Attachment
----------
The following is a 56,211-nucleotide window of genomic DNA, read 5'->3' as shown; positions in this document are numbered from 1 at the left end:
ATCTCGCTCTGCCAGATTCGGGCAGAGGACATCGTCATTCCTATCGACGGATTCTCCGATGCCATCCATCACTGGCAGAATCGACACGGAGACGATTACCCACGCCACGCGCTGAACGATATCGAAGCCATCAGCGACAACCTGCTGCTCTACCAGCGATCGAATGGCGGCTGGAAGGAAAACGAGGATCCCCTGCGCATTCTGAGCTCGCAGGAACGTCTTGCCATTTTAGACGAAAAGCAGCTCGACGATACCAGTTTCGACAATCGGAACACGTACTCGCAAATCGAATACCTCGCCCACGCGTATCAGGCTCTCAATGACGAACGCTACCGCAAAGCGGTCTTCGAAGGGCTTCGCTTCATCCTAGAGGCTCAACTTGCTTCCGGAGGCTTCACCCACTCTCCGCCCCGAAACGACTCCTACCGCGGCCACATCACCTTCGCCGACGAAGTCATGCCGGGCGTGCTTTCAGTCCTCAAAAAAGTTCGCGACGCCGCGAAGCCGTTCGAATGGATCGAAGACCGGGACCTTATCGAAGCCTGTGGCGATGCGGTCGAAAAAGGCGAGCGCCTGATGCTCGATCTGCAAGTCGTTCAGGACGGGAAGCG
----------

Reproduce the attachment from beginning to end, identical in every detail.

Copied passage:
The following is a 56,211-nucleotide window of genomic DNA, read 5'->3' as shown; positions in this document are numbered from 1 at the left end:
ATCTCGCTCTGCCAGATTCGGGCAGAGGACATCGTCATTCCTATCGACGGATTCTCCGATGCCATCCATCACTGGCAGAATCGACACGGAGACGATTACCCACGCCACGCGCTGAACGATATCGAAGCCATCAGCGACAACCTGCTGCTCTACCAGCGATCGAATGGCGGCTGGAAGGAAAACGAGGATCCCCTGCGCATTCTGAGCTCGCAGGAACGTCTTGCCATTTTAGACGAAAAGCAGCTCGACGATACCAGTTTCGACAATCGGAACACGTACTCGCAAATCGAATACCTCGCCCACGCGTATCAGGCTCTCAATGACGAACGCTACCGCAAAGCGGTCTTCGAAGGGCTTCGCTTCATCCTAGAGGCTCAACTTGCTTCCGGAGGCTTCACCCACTCTCCGCCCCGAAACGACTCCTACCGCGGCCACATCACCTTCGCCGACGAAGTCATGCCGGGCGTGCTTTCAGTCCTCAAAAAAGTTCGCGACGCCGCGAAGCCGTTCGAATGGATCGAAGACCGGGACCTTATCGAAGCCTGTGGCGATGCGGTCGAAAAAGGCGAGCGCCTGATGCTCGATCTGCAAGTCGTTCAGGACGGGAAGCG